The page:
Saturday 30 July 2022

Guest Review: The Book of Fred By Andrew “Freddie” Flintoff

This is not a book of life lessons. But Freddie Flintoff has had a moment to reflect and he's noticed that throughout his four decades, although there's been little method in the madness, there has been the occasional common thread.

The Book of Fred is filled with anecdotes, observations and the odd opinion all told with Fred's trademark humour and no-nonsense style. Fred's approach to life draws on the sublime (his series winning performance in the 2005 Ashes) and the ridiculous (singing Elvis Presley's 'Suspicious Minds' in front of a live audience), from highs (making the transition to top TV presenter) to occasional lows (accidentally upsetting the lovely Bruce Forsyth), from the profane (discussing Shane Warne's barnet with Hollywood royalty) to the profound (why 'having a go' leads to self-respect).

Throughout, Fred shares his code for success, happiness and a life fully lived - and gives his readers a laugh, some joy, and (the occasional) pause for thought along the way.

Review: Andrew “Freddie” Flintoff is a former professional cricketer who played in 79 Test Matches for England, captaining the team on 11 occasions. Probably his greatest achievements came during the 2005 and 2009 Ashes-winning Test series against Australia. He retired from first class cricket after the final Test Match of the 2009 series. Following his cricket career, he has pursued a career in television and radio, featuring in such television programmes as “A League of Their Own” and being one of the presenters of “Top Gear”.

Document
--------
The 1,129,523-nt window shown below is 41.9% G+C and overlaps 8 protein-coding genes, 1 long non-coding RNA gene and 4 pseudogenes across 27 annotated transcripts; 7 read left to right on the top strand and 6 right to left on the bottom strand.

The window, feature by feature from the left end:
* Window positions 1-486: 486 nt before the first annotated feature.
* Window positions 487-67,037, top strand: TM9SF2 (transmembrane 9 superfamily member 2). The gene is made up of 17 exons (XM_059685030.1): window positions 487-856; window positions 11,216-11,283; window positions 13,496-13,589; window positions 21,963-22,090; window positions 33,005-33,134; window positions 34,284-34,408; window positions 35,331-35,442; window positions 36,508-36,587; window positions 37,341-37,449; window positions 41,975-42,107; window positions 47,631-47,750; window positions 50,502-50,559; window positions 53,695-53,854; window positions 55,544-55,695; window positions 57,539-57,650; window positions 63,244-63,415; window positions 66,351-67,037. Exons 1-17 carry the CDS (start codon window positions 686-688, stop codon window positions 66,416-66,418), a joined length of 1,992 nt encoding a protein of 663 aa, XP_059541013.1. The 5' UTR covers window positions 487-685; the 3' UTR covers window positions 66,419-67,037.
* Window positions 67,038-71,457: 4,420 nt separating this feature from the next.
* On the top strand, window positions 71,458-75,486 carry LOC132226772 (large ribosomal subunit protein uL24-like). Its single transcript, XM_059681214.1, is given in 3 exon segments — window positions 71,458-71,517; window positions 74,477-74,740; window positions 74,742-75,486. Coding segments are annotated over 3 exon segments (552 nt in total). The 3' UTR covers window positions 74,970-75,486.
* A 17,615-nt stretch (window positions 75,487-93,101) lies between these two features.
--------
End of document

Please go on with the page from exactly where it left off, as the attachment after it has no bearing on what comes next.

This is his latest book, which is a collection of anecdotes and opinions about life in general. It is divided into chapters covering different topics such as friendship, fame and money. “Freddie” Flintoff has always been a larger than life character, achieving notoriety for some of his off-field antics. What was not so apparent during his playing career was his struggles with mental health and the eating disorder bulimia, about which he has opened up in recent years. He bravely discusses these issues in the book.

Although I thought this was going to be a book mainly about cricket, it is more a personal insight into a person who, away from the cricket field and television cameras, is a very private character with much the same doubts and insecurities as most people. Although I found the writing style to be quite rambling, their are some interesting observations and a few humorous moments. If you are expecting a book about cricket, you will be disappointed, but it is a fascinating insight into the character of an individual to whom success and fame came at an early age, and who has now had the opportunity to reflect on his life.

To order your copy now, just click the link: UK or US

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